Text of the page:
Congratulations. You have learned a lot if you read and followed the past five posts. Finding the information is only the first part. Now learn how to evaluate it.

Your Accomplishments:

Using your acquired searching skills, you have searched for and found a huge number of pages of information. You have slowly brought the quantity down to a reasonable amount, something that you can read through and understand.

Now you need to evaluate and verify that material.

Don’t throw your hands in the air, this is very important and should not be skipped or not given the attention it needs.

Don’t be one of those people who repeats irresponsible opinion as fact. Check it out. Evaluate and verify.


A lot of you have gone ahead and searched for how to evaluate web information .

You have found that most of the pages returned are from the .edu sites. Mainly the academic libraries of colleges and universities.

Historically librarians have been the guides into academic research and the authorities for writing ethics.

Many of these libraries have produced guidelines on how to  evaluate of all types of information and the web is no exception.

I have tried to boil down the web guidelines meant for advanced college level writing to a more practical level for us laypeople to use in everyday situations.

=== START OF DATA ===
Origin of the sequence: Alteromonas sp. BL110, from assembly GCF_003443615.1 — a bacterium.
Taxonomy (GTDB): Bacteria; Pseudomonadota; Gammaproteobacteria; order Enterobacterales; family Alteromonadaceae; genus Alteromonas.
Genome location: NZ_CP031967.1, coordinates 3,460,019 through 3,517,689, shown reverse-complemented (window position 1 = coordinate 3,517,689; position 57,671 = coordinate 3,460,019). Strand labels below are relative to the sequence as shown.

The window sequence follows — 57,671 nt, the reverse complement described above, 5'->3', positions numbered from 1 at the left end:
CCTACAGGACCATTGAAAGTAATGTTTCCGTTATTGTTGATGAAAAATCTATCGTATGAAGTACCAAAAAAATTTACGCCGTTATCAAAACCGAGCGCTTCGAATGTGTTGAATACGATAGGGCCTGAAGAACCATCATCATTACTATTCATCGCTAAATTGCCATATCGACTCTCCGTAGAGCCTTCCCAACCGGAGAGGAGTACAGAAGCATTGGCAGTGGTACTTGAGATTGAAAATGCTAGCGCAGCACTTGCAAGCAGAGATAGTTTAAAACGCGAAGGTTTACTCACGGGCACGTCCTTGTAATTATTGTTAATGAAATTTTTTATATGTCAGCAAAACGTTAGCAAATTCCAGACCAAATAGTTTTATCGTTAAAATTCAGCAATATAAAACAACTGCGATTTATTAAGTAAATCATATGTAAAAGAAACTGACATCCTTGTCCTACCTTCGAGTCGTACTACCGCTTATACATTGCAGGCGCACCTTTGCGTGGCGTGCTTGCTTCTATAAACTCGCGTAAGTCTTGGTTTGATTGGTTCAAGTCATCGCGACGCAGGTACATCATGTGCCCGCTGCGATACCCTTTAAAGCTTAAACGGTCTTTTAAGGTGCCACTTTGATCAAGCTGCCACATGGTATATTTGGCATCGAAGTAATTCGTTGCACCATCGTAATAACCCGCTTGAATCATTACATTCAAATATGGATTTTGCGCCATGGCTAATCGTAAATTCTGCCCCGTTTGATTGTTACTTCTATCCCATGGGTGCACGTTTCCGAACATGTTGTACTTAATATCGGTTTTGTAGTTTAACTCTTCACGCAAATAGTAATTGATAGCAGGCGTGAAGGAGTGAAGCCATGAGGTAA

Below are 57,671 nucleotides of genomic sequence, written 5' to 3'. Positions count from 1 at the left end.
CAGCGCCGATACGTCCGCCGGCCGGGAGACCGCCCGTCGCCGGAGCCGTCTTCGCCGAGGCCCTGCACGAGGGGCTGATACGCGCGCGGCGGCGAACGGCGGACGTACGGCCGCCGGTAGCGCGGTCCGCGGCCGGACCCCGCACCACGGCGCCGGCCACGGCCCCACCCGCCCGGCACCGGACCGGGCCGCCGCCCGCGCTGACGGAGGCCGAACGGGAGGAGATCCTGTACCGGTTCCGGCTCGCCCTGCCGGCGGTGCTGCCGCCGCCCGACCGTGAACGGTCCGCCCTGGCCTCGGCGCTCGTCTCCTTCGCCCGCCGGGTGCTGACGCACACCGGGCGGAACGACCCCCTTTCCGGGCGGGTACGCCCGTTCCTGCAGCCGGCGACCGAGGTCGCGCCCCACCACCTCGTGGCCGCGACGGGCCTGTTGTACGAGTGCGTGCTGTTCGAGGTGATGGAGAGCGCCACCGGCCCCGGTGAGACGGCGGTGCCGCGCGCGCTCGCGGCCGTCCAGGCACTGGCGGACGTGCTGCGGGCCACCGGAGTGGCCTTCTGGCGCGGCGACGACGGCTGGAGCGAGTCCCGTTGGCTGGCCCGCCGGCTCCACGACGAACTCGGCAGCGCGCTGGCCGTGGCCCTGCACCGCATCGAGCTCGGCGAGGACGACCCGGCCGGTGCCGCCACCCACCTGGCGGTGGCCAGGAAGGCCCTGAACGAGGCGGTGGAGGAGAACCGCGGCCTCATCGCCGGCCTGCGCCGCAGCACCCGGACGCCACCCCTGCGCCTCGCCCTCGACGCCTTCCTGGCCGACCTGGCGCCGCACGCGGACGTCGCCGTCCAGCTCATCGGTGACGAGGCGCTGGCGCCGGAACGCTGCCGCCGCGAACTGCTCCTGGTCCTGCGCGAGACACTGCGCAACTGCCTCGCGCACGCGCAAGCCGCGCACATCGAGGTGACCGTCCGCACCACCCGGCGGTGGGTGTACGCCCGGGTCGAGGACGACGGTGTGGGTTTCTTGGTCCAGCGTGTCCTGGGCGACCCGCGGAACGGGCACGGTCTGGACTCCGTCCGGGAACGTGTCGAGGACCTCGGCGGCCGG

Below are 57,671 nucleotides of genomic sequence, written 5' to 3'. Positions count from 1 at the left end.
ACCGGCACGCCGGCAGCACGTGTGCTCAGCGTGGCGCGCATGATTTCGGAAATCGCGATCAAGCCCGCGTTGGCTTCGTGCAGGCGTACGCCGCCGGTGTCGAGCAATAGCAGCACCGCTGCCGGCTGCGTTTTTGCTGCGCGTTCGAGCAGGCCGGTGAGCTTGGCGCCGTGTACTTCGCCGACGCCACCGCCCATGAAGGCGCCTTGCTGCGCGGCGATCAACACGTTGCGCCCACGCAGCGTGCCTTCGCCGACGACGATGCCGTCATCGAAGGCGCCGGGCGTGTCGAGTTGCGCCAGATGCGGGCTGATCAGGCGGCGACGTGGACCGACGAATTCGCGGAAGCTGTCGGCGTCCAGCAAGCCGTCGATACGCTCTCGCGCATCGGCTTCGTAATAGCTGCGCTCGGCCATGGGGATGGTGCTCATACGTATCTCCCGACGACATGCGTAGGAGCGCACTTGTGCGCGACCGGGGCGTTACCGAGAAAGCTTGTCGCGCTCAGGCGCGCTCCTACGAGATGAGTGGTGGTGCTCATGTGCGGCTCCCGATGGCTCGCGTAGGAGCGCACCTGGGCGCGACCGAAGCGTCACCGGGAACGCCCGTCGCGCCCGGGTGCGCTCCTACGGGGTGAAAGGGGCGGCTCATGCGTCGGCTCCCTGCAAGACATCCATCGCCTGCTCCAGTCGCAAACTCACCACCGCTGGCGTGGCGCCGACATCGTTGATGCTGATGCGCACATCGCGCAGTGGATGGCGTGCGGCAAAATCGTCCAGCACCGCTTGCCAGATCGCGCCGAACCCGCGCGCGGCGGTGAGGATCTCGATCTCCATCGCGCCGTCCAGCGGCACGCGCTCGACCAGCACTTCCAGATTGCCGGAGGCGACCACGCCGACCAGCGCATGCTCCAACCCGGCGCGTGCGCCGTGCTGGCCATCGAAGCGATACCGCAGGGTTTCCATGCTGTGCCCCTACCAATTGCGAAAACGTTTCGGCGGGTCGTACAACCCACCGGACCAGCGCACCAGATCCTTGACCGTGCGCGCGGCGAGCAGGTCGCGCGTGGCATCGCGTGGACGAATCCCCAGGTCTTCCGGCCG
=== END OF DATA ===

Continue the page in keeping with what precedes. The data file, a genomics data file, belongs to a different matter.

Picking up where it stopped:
The guidelines that I have used in this compilation come from several academic libraries. They are not the only ones that produce guides on how to evaluate information . The ones that I have included are:

Olin & Uris Libraries at Cornell University

Online Writing Lab (OWL) at Purdue University

Southern Illinois University, School of Law Library

Meriam Library at California State University at Chico

My recommended everyday guidelines for evaluation of web information

  1. Author Qualifications:
    1. Education? Subject competence? Documented expertise?
    2. Published also where?
    3. Associated with who?
    4. Links are live to author, b and c.
  2. Accuracy
    1. Type of site, .com or .org or .gov or ………?
    2. Follow the money, who is funding the entity, why?
    3. Can the information be corroborated elsewhere? Peer reviewed?
  3. Objectivity
    1. This is obviously biased, its misinformation or propaganda?
    2. Are the facts are backed up with a bibliography or table of references?
    3. Are the pages free of a lot of advertising or sponsored links?
  4. Timeliness
    1. What is the publishing date or last update?
    2. Is this an orphaned or superseded document?
    3. When was the web site or social media account established?


These guidelines should be the minimum when you evaluate and verifiy any information found on the web.

Do not repeat anything that cannot be verified. Be ethical.


If you plan to write any kind of article for publication, please download guidelines from one of the academic libraries and read them thoroughly. I recommend the OWL site at Purdue University as the most complete and informative sites for both research and writing skill building.

For a slightly humorous set of guidelines try the U.S.C. Chico, Meriam Library, The CRAAP Test.

Next Up:

The next post is part 2 of evaluation.

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